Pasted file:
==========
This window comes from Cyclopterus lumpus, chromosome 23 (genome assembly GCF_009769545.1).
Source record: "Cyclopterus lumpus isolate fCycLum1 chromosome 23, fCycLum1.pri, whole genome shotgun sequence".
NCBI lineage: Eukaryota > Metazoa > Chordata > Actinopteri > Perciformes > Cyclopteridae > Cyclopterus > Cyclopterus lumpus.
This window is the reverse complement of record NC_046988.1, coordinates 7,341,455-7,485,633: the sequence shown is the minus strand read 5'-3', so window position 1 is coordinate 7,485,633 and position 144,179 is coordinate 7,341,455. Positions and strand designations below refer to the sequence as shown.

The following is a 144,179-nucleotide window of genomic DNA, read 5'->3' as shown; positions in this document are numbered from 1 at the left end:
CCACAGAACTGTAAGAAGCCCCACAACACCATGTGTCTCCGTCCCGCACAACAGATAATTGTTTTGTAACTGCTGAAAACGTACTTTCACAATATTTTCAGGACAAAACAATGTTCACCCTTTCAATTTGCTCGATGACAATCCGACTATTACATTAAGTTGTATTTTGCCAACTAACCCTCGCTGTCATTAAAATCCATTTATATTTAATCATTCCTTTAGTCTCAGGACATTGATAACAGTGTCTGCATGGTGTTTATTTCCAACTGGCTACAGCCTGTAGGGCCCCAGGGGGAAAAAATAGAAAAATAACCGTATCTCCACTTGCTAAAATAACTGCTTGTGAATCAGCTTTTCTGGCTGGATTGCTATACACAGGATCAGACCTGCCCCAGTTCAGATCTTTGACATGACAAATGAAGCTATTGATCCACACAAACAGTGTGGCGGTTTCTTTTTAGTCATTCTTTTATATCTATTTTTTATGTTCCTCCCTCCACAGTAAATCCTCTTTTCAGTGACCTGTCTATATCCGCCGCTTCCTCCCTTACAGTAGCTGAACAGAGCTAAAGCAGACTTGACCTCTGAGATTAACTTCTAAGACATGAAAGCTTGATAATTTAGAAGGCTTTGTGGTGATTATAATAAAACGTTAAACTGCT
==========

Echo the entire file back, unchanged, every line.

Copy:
This window comes from Cyclopterus lumpus, chromosome 23 (genome assembly GCF_009769545.1).
Source record: "Cyclopterus lumpus isolate fCycLum1 chromosome 23, fCycLum1.pri, whole genome shotgun sequence".
NCBI lineage: Eukaryota > Metazoa > Chordata > Actinopteri > Perciformes > Cyclopteridae > Cyclopterus > Cyclopterus lumpus.
This window is the reverse complement of record NC_046988.1, coordinates 7,341,455-7,485,633: the sequence shown is the minus strand read 5'-3', so window position 1 is coordinate 7,485,633 and position 144,179 is coordinate 7,341,455. Positions and strand designations below refer to the sequence as shown.

The following is a 144,179-nucleotide window of genomic DNA, read 5'->3' as shown; positions in this document are numbered from 1 at the left end:
CCACAGAACTGTAAGAAGCCCCACAACACCATGTGTCTCCGTCCCGCACAACAGATAATTGTTTTGTAACTGCTGAAAACGTACTTTCACAATATTTTCAGGACAAAACAATGTTCACCCTTTCAATTTGCTCGATGACAATCCGACTATTACATTAAGTTGTATTTTGCCAACTAACCCTCGCTGTCATTAAAATCCATTTATATTTAATCATTCCTTTAGTCTCAGGACATTGATAACAGTGTCTGCATGGTGTTTATTTCCAACTGGCTACAGCCTGTAGGGCCCCAGGGGGAAAAAATAGAAAAATAACCGTATCTCCACTTGCTAAAATAACTGCTTGTGAATCAGCTTTTCTGGCTGGATTGCTATACACAGGATCAGACCTGCCCCAGTTCAGATCTTTGACATGACAAATGAAGCTATTGATCCACACAAACAGTGTGGCGGTTTCTTTTTAGTCATTCTTTTATATCTATTTTTTATGTTCCTCCCTCCACAGTAAATCCTCTTTTCAGTGACCTGTCTATATCCGCCGCTTCCTCCCTTACAGTAGCTGAACAGAGCTAAAGCAGACTTGACCTCTGAGATTAACTTCTAAGACATGAAAGCTTGATAATTTAGAAGGCTTTGTGGTGATTATAATAAAACGTTAAACTGCT